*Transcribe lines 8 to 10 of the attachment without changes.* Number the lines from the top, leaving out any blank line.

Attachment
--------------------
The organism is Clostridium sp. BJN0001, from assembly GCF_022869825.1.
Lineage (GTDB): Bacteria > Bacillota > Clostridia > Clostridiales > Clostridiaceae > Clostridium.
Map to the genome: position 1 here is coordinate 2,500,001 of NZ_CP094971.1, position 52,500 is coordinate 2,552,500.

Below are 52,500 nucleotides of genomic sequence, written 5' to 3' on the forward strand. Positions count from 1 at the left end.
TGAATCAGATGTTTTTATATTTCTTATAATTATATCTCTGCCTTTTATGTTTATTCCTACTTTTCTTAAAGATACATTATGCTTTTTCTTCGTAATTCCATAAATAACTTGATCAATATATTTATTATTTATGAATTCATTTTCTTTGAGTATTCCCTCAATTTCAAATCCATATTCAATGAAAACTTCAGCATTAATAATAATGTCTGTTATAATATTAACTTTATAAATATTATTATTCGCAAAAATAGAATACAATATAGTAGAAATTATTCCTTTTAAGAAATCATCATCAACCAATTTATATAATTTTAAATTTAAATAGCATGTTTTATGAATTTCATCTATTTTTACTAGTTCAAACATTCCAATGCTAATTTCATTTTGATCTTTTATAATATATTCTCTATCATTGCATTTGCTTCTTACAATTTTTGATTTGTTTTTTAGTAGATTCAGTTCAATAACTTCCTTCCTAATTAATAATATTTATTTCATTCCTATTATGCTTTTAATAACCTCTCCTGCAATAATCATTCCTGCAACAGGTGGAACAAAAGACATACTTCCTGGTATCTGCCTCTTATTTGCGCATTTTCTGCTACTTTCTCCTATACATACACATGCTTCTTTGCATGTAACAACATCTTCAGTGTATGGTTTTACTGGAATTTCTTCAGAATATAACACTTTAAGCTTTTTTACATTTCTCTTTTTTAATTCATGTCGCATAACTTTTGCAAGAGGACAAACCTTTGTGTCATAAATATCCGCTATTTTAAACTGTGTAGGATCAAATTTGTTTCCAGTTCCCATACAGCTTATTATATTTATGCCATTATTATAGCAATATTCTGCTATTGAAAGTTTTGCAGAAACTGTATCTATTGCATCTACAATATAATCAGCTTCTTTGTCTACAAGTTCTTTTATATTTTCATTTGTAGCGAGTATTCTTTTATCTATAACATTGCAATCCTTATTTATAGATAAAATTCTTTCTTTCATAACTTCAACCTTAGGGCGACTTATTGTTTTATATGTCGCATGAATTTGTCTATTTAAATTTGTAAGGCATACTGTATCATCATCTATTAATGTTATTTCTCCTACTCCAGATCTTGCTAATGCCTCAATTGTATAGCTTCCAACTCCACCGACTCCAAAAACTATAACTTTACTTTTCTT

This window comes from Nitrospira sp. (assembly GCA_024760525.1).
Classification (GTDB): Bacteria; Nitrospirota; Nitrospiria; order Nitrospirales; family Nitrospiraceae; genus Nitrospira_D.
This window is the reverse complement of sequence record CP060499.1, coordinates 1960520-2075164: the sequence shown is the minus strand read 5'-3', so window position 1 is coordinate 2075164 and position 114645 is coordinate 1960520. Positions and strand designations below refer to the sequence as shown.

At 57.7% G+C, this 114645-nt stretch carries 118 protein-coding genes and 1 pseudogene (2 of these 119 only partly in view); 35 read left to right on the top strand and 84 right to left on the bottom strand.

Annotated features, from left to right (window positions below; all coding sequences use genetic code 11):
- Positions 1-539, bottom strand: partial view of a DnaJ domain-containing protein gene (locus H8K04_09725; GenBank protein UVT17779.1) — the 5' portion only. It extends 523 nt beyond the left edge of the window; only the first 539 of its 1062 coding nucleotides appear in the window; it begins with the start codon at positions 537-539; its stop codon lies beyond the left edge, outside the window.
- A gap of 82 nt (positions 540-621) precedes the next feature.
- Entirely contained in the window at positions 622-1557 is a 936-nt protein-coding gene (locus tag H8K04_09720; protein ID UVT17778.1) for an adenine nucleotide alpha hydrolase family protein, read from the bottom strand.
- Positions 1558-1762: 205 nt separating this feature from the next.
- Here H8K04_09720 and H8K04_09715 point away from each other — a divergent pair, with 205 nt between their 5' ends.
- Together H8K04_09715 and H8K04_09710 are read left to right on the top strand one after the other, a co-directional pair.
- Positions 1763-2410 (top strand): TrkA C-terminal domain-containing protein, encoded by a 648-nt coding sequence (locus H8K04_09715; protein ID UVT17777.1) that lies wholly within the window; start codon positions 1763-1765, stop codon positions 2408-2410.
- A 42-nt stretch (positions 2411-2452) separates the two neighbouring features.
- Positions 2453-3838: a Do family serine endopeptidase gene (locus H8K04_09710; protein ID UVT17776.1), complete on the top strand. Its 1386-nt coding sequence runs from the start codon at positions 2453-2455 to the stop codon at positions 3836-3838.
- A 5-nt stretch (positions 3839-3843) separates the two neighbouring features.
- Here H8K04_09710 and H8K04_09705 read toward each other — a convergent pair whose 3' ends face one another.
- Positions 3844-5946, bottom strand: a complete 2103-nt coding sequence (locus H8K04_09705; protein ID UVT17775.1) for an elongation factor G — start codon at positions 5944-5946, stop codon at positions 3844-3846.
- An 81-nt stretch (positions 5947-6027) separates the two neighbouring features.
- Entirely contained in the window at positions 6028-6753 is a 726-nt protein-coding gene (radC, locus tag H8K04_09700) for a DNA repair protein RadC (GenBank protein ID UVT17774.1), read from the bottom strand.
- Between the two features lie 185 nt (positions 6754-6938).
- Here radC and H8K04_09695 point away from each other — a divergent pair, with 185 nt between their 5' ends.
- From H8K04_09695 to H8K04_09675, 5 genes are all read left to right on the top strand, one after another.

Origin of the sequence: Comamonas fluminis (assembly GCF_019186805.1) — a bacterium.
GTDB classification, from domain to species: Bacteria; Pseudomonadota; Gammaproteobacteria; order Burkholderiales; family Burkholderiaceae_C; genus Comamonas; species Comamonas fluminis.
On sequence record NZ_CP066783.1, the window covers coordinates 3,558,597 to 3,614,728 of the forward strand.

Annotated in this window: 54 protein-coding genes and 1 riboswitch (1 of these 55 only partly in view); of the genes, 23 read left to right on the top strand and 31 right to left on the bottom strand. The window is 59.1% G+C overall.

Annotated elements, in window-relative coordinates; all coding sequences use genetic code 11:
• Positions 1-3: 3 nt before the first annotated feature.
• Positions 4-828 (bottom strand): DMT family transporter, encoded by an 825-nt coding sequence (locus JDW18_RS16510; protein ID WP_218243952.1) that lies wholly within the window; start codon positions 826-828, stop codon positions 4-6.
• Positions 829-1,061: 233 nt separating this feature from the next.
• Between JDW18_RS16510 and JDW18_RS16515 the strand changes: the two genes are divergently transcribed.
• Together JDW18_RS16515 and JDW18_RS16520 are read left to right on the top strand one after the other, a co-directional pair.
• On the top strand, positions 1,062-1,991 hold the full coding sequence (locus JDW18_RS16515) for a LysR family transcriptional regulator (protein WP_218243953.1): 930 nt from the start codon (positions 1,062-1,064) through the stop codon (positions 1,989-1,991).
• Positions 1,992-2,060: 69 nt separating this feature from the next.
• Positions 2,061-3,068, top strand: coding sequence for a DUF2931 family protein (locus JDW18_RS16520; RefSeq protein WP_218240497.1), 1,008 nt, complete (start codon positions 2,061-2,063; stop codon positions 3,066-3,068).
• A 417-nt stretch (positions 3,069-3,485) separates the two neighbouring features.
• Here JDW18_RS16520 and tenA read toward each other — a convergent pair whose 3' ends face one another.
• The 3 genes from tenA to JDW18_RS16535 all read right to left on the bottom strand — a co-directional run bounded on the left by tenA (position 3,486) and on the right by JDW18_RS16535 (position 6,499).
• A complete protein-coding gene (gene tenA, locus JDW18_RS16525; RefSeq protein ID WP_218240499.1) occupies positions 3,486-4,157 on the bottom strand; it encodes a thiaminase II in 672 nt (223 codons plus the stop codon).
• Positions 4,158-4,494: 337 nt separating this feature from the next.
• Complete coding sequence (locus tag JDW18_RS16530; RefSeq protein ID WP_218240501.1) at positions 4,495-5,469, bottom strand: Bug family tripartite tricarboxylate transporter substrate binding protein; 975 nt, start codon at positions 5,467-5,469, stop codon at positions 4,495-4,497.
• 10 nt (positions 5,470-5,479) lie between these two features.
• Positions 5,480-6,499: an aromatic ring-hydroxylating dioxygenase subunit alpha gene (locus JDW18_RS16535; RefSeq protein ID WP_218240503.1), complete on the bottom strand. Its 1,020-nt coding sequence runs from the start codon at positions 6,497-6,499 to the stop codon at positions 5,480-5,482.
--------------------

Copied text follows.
This window is the reverse complement of sequence record CP060499.1, coordinates 1960520-2075164: the sequence shown is the minus strand read 5'-3', so window position 1 is coordinate 2075164 and position 114645 is coordinate 1960520. Positions and strand designations below refer to the sequence as shown.

At 57.7% G+C, this 114645-nt stretch carries 118 protein-coding genes and 1 pseudogene (2 of these 119 only partly in view); 35 read left to right on the top strand and 84 right to left on the bottom strand.

Annotated features, from left to right (window positions below; all coding sequences use genetic code 11):